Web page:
On the occasion of Farmers Day 201, I wish to salute our farmers and fishermen throughout the country for their courage, determination and grace even in the face of great difficulties. I wish to encourage you knowing that you together do more to hold up the economy and the Ghanaian standard of living more than any group in the country.
Our fishermen have had to endure indignities at the hand of government agencies who rather than protecting Ghanaians, rather leave foreigners to destroy the ocean bed and our local fishing stock. Last year, I had cause to write as follows:
“As all the talk has shifted to oil and gas, it is important we take a pause and reflect on the fact that Ghana would have been a pretty miserable place to live without the results achieved by our farmers and fishermen. Faced with daunting challenges including the continued invasion of our ocean bed by foreign fishing trawlers, importation of even tilapia, high production costs, our farmers and fishermen must be congratulated for their staying power and the fact that they have made it possible for inflation to remain low and contribute to the lowering the cost of money.
On this special day, I wish to focus on the fishing industry. In the past few years, the fishing communities in the Western, Volta, Greater Accra and Central Regions have experienced increasing poverty in all its forms. Consequently, many children in these communities do not go to school or drop out of school at early ages. It is for these reasons that some of us from coastal communities have had to carry an increased burden as advocates and investors to improve the life experiences of the affected communities. On this day, my appeal to government is that it must pay special attention to our fishing communities and the almost 3 million people whose lives depend on lake, river and ocean fishing.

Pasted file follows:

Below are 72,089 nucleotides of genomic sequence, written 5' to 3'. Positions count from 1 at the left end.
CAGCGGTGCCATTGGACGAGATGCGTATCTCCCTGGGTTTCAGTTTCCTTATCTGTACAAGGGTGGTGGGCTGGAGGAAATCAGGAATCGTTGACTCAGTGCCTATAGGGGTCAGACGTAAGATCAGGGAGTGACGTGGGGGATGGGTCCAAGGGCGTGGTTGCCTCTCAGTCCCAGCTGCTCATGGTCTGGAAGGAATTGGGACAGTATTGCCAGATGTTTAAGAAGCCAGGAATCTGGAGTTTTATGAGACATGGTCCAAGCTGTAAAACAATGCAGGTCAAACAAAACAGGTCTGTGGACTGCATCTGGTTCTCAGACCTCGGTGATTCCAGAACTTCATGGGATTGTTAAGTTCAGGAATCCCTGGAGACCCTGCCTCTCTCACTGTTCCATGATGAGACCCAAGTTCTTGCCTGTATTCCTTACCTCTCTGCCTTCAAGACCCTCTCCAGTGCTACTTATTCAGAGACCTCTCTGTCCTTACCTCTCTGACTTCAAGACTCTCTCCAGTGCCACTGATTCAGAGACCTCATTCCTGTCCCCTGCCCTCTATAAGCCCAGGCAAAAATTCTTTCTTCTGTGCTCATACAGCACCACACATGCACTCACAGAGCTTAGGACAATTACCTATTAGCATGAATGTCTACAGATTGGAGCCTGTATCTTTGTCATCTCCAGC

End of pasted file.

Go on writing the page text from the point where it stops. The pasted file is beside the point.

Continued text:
Irregular supply of pre-mix fuel, activities of pair-trawlers, unsafe landing beaches and a general increase in the cost of fishing inputs have made many in the industry take on a heavy debt burden. Unfortunately, access to credit has reduced this year and when it is available, the cost of money remains high even though their contribution has reduced the rate of inflation for the nation.”
I wish to remind the government to keep faith with our farmers and fishermen. We must use the state’s purchasing power to protect our farmers and fishermen and increase their standard of living.
To our farmers and fishermen, I say, well done!
Papa Kwesi Nduom
December 1, 2011